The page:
On the Popular Ridicule of Narcissism

Reorienting the discourse on narcissistic disorders.

Posted Aug 11, 2018

Author's note: It has come to my attention that some associated with the narcissistic survivors movement have interpreted this article as excusing or condoning abuse by narcissistic persons. Nothing could be further from the truth. The intent of this article is to reposition narcissistic personality disorder as a serious psychiatric disorder necessitating skilled and empathic treatment. This is a view shared by experts on narcissistic disorders, including Heinz Kohut, M.D., and Otto F. Kernberg, M.D.

Fizkes/Shutterstock
Source: Fizkes/Shutterstock

The topic of narcissism is in vogue. Hundreds of popular articles have been written in recent years on the narcissistic personality, its symptoms, and its effects on human relationships. The popularity of this topic is enough to lead one to believe that narcissistic personality disorder has reached pandemic levels. Indeed, some have insisted that it has.

Almost all of the popular literature on narcissism is bound by one theme: the toxic nature of narcissism as a personality trait and disorder. Just within the past week, I have found articles — written by professionals — referencing the "despicable nature" and "evil" of narcissism. Surely, working or living with a narcissistic person may be no easy task, but could you imagine the uproar if schizophrenia or autism or bipolar disorder were described as "evil" and "despicable"?

The fact that narcissism (and, more specifically, narcissistic personality disorder) is a difficult problem does not excuse its now-fashionable and pervasive ridicule. Writings such as those referenced above remind us that the narcissistic person is just as worthy of understanding and empathy as others. In fact, it is only through empathic understanding that narcissistic personality disorder can be treated (see the vast writings of psychoanalyst Heinz Kohut, M.D.).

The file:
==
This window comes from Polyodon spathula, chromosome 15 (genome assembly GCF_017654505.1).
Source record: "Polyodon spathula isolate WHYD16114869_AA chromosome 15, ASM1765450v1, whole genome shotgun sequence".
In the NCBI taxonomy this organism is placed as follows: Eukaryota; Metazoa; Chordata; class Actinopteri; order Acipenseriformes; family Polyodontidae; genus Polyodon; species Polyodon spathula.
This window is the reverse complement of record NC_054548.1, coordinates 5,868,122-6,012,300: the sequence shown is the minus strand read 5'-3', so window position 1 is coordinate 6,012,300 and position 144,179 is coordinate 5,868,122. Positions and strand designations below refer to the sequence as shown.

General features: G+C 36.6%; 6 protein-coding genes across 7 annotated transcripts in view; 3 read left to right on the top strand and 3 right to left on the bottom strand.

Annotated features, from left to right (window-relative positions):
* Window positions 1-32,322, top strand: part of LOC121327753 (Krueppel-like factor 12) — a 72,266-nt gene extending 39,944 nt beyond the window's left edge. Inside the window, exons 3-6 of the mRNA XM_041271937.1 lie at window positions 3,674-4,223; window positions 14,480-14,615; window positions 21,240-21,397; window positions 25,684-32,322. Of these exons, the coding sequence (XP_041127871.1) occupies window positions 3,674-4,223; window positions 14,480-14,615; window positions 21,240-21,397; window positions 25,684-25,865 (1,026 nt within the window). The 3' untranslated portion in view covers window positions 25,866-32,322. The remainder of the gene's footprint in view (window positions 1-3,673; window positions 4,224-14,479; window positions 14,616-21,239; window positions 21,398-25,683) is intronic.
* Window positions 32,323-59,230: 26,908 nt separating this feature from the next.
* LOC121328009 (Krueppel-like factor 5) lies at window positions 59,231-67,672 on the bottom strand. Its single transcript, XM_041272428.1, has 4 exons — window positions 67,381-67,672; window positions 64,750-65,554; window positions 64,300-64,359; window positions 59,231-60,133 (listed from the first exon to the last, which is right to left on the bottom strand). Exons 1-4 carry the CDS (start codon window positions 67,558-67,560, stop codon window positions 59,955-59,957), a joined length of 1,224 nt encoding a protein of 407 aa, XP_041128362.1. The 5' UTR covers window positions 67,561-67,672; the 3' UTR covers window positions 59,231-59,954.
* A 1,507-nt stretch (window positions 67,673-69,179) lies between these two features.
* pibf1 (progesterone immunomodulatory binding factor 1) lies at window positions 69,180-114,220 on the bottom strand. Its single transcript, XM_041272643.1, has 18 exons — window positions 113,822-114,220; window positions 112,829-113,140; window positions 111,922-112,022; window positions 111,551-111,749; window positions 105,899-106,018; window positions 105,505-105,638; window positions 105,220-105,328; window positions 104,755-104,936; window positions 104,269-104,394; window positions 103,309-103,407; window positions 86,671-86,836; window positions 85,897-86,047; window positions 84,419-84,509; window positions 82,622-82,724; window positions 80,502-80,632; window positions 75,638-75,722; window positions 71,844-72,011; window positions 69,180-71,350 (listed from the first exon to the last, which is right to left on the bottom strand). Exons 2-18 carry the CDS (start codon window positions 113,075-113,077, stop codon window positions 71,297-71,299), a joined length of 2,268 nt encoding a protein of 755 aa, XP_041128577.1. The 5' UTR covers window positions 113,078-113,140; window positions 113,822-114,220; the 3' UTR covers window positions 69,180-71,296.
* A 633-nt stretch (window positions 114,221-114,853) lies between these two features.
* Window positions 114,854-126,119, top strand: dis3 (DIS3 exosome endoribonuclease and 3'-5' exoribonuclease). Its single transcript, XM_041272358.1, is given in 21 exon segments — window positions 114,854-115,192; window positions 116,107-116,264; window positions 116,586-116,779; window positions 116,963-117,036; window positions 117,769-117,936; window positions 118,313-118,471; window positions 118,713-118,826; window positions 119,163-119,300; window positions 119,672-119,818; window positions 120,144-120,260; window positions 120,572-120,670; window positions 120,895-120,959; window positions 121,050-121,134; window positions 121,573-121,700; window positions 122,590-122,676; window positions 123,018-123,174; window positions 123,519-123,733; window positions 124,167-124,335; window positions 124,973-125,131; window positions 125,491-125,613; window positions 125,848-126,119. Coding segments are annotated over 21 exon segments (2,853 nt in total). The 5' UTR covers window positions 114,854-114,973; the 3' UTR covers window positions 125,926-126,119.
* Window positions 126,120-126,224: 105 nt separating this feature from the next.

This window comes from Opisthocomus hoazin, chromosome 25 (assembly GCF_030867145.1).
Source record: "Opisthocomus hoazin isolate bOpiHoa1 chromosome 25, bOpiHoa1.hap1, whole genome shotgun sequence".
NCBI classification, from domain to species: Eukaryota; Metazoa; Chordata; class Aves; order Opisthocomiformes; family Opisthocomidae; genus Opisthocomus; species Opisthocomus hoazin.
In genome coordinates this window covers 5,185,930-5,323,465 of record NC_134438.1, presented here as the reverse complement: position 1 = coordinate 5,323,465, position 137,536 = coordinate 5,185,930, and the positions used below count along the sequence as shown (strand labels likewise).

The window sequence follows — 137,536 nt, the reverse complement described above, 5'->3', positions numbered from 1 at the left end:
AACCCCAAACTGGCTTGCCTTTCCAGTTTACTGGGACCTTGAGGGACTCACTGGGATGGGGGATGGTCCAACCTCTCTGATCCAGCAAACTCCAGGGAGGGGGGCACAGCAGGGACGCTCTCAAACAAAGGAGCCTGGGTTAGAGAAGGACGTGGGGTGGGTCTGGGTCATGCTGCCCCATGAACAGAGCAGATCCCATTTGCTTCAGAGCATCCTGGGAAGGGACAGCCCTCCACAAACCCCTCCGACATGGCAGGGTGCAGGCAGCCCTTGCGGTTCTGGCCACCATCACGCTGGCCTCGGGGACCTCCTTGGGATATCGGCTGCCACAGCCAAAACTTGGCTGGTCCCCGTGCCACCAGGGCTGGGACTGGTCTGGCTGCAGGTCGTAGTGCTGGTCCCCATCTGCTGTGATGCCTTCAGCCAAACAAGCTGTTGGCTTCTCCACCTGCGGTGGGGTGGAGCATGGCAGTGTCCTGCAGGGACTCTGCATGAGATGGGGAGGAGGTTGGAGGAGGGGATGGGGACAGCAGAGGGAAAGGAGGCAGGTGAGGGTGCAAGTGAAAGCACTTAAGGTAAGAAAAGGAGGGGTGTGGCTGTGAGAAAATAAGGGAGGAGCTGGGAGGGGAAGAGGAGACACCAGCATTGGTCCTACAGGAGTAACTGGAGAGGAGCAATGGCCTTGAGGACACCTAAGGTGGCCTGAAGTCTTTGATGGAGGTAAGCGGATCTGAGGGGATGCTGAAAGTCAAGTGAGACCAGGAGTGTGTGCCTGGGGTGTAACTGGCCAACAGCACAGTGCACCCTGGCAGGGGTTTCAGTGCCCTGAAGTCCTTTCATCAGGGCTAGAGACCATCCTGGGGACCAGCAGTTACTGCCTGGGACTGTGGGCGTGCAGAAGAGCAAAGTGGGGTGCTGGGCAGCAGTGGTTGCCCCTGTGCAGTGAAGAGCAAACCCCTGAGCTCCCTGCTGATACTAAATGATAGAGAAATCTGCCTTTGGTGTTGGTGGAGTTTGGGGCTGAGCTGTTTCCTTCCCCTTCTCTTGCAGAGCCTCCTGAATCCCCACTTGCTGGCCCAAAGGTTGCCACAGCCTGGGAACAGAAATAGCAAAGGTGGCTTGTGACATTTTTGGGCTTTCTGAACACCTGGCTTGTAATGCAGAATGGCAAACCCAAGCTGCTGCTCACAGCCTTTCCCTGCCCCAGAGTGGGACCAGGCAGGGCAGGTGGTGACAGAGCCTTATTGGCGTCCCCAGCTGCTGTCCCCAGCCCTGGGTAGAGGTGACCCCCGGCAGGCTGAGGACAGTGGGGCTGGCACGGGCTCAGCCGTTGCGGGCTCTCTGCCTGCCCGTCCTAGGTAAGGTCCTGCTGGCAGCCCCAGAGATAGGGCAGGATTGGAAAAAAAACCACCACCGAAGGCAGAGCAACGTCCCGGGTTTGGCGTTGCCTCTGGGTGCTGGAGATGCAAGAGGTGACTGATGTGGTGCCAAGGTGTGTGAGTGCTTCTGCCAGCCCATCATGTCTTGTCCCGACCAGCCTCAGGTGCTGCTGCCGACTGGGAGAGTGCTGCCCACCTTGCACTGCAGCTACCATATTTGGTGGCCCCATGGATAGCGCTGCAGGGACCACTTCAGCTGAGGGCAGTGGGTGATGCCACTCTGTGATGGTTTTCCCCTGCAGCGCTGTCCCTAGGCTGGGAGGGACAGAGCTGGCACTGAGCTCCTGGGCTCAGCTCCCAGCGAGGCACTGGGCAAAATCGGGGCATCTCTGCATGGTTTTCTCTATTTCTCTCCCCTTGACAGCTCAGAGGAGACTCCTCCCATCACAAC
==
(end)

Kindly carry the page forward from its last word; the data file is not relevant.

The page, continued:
This recent trend also reminds us that narcissistic personality disorder is one of the most readily weaponized psychiatric diagnoses. One has to look no further than common claims of narcissism in divorce proceedings and the abundance of articles written on the supposed narcissism of our political enemies. It is almost as if narcissism has become a catch-all to describe those we dislike or with whom we disagree. Even mental health professionals can be guilty of diagnosing narcissism in disagreeable patients due to counter-transferential mechanisms. This gross overapplication of the narcissistic concept can render it meaningless.

The psychiatrist Thomas Szasz put it this way:

Narcissist: psychoanalytic term for the person who loves himself more than his analyst; considered to be the manifestation of a dire mental disease whose successful treatment depends on the patient learning to love his analyst more and himself less.

If the concept of narcissism is to have meaning, we must be cautious and guarded in its application. We must also remember the psychoanalytic wisdom that all of us have some degree of narcissism. And, most importantly, we must bear in mind that narcissistic individuals experience genuine suffering and are just as worthy of empathic treatment and understanding as other mentally ill persons.

Greater emphasis should be placed on the dynamic interpretation of narcissism as a defense mechanism and its treatment as a psychiatric disorder rather than on its popular description as an "evil" and "despicable" phenomenon.